Saturday, November 8, 2014
Thank you for the Music
I somehow rush home in the nick of time after work on Thursday, grab a calm little Peanut and rush her to our music school.
The Piano teacher M suggests in his business-like manner that today I let him give Peanut a mock test since her Grade 2 exam is coming up next week.
I readily agree and sit outside the class, lost in my own world. My guitar teacher N, with whom I have a class after an hour or so, passes by and gives me his usual formal 'Oh hello Yashodhara.' ( He's one of the few people I regularly interact with who uses my full name) 'I hope you've been practicing.'
The guilty look on my face obviously gives it away even before I can say the words, but he's rushing for another class and gives me a wave. I hear the strains of Peanut's playing through the door. It sounds like she's doing alright. Whoops, she missed a note there. And there's a little faltering on that scale. But she'll do fine. Right? Right.
Before I know it, there's a cool little pair of hands covering my eyes and I'm guessing it's not any of the teachers. 'Hello Peanut' I say.
'How'd you know it was ME?'
She's been sent out by M to call me into the class and I pick up my books and guitar and purse and phones, feeling hassled and enter the class. There is no chair today but I don't bother and just sink to the floor in a tired heap. It's been a busy day at work and this routine is one that I'm still adjusting to.
'How'd she do, M?'
'Very BAD.' M says, busy tabulating her score in his diary. He finally looks up. '75 only.' He gives me a look that suggests it's all my fault, even though I'm one of the enthu enough parents who's actually taking piano lessons with the kid in a bid to try and keep up.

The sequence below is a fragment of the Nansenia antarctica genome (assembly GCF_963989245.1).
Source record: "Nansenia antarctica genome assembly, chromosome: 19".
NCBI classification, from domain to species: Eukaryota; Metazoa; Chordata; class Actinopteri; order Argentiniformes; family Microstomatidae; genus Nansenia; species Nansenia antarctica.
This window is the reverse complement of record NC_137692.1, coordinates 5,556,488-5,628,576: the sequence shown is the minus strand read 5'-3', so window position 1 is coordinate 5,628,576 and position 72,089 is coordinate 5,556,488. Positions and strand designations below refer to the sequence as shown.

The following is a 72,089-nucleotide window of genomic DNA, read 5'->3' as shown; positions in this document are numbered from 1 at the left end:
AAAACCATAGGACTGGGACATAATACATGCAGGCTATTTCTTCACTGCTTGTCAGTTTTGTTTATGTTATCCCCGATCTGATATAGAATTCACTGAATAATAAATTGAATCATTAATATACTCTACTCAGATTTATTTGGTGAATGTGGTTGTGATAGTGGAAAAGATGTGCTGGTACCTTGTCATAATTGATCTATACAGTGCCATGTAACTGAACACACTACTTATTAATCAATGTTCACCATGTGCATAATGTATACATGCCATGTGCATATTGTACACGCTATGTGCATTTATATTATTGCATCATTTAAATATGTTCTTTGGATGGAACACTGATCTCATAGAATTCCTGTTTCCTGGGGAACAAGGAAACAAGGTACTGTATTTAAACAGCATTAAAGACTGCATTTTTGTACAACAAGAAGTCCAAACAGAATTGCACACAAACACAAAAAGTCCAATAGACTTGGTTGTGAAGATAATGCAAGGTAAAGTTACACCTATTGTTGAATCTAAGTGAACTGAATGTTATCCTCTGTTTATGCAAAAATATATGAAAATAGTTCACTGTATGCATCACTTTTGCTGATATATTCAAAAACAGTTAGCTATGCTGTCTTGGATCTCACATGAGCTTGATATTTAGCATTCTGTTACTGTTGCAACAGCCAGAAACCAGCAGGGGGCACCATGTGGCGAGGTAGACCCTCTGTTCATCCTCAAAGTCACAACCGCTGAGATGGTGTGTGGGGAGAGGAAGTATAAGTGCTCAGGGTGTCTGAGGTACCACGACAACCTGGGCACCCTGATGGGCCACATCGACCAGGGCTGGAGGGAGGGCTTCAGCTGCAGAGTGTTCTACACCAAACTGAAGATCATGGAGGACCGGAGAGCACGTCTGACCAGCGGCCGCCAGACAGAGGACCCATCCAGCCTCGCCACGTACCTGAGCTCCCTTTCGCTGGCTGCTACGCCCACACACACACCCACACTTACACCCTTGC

We go through her lesson, with him explaining the things that Peanut is supposed to work on. Scales. Arpeggios. Slurs. Her pieces. Adjusting her position on the stool and so on. I take notes assiduously, for once, my phone to one side. I try to keep my handwriting neat because now that I have less time at home, I have to make sure that the notes are clear enough even for Peanut to read and absorb herself at home. Thank Goodness she's a good reader, I think.
After a while, Peanut's class time is over and M says to me 'Now YOU.' M is a very, very good teacher and a fantastic player himself and this makes me a little afraid of him. I have tried to practice for a few minutes daily but I've missed a couple of days this week and it shows up in my underconfident playing. After I've warmed up though, I'm able to play some of the songs that he's been helping me with earlier.
'Very strange song.' He says about one Oriental sounding number from Peanut's Grade 2 book that I've been trying.
'Because of how I play it?' I suggest.
'Not only that.' He says, face completely straight. 'The song itself. Very strange one.' He's taught the Trinity grades, and he's not all that used to teaching the Royal School of Music curriculum. He was of the view that the latter is only for 'Serious students of music' but once he heard Peanut playing the pieces initially, he was convinced that she was advanced enough to switch to that system. 'Anyway' He nods slowly. 'There's some hope for you with this song.'